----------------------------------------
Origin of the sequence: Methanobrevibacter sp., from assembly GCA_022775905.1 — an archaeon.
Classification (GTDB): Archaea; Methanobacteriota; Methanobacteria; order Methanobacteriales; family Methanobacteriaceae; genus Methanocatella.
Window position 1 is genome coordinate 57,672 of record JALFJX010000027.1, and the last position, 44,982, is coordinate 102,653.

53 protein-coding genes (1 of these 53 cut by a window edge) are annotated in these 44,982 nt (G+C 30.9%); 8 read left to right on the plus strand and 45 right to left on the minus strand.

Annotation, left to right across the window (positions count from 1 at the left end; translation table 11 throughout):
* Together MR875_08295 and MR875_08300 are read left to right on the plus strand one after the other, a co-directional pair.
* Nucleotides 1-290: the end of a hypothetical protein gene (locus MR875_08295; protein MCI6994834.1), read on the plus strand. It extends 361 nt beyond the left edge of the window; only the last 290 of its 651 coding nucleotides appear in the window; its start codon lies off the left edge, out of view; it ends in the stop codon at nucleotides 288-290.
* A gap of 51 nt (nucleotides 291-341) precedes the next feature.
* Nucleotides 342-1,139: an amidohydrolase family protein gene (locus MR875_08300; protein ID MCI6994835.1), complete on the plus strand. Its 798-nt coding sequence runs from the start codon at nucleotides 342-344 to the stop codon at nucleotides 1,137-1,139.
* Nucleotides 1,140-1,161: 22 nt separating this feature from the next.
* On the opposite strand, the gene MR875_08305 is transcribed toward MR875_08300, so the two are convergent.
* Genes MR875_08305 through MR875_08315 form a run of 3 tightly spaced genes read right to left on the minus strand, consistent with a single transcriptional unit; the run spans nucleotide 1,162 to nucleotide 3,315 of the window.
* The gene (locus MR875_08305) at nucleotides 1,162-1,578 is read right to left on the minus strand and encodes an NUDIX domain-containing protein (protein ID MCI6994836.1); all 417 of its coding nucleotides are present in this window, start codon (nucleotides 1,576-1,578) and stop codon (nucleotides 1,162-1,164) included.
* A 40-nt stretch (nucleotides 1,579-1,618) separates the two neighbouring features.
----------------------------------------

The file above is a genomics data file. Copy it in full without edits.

Origin of the sequence: Methanobrevibacter sp., from assembly GCA_022775905.1 — an archaeon.
Classification (GTDB): Archaea; Methanobacteriota; Methanobacteria; order Methanobacteriales; family Methanobacteriaceae; genus Methanocatella.
Window position 1 is genome coordinate 57,672 of record JALFJX010000027.1, and the last position, 44,982, is coordinate 102,653.

53 protein-coding genes (1 of these 53 cut by a window edge) are annotated in these 44,982 nt (G+C 30.9%); 8 read left to right on the plus strand and 45 right to left on the minus strand.

Annotation, left to right across the window (positions count from 1 at the left end; translation table 11 throughout):
* Together MR875_08295 and MR875_08300 are read left to right on the plus strand one after the other, a co-directional pair.
* Nucleotides 1-290: the end of a hypothetical protein gene (locus MR875_08295; protein MCI6994834.1), read on the plus strand. It extends 361 nt beyond the left edge of the window; only the last 290 of its 651 coding nucleotides appear in the window; its start codon lies off the left edge, out of view; it ends in the stop codon at nucleotides 288-290.
* A gap of 51 nt (nucleotides 291-341) precedes the next feature.
* Nucleotides 342-1,139: an amidohydrolase family protein gene (locus MR875_08300; protein ID MCI6994835.1), complete on the plus strand. Its 798-nt coding sequence runs from the start codon at nucleotides 342-344 to the stop codon at nucleotides 1,137-1,139.
* Nucleotides 1,140-1,161: 22 nt separating this feature from the next.
* On the opposite strand, the gene MR875_08305 is transcribed toward MR875_08300, so the two are convergent.
* Genes MR875_08305 through MR875_08315 form a run of 3 tightly spaced genes read right to left on the minus strand, consistent with a single transcriptional unit; the run spans nucleotide 1,162 to nucleotide 3,315 of the window.
* The gene (locus MR875_08305) at nucleotides 1,162-1,578 is read right to left on the minus strand and encodes an NUDIX domain-containing protein (protein ID MCI6994836.1); all 417 of its coding nucleotides are present in this window, start codon (nucleotides 1,576-1,578) and stop codon (nucleotides 1,162-1,164) included.
* A 40-nt stretch (nucleotides 1,579-1,618) separates the two neighbouring features.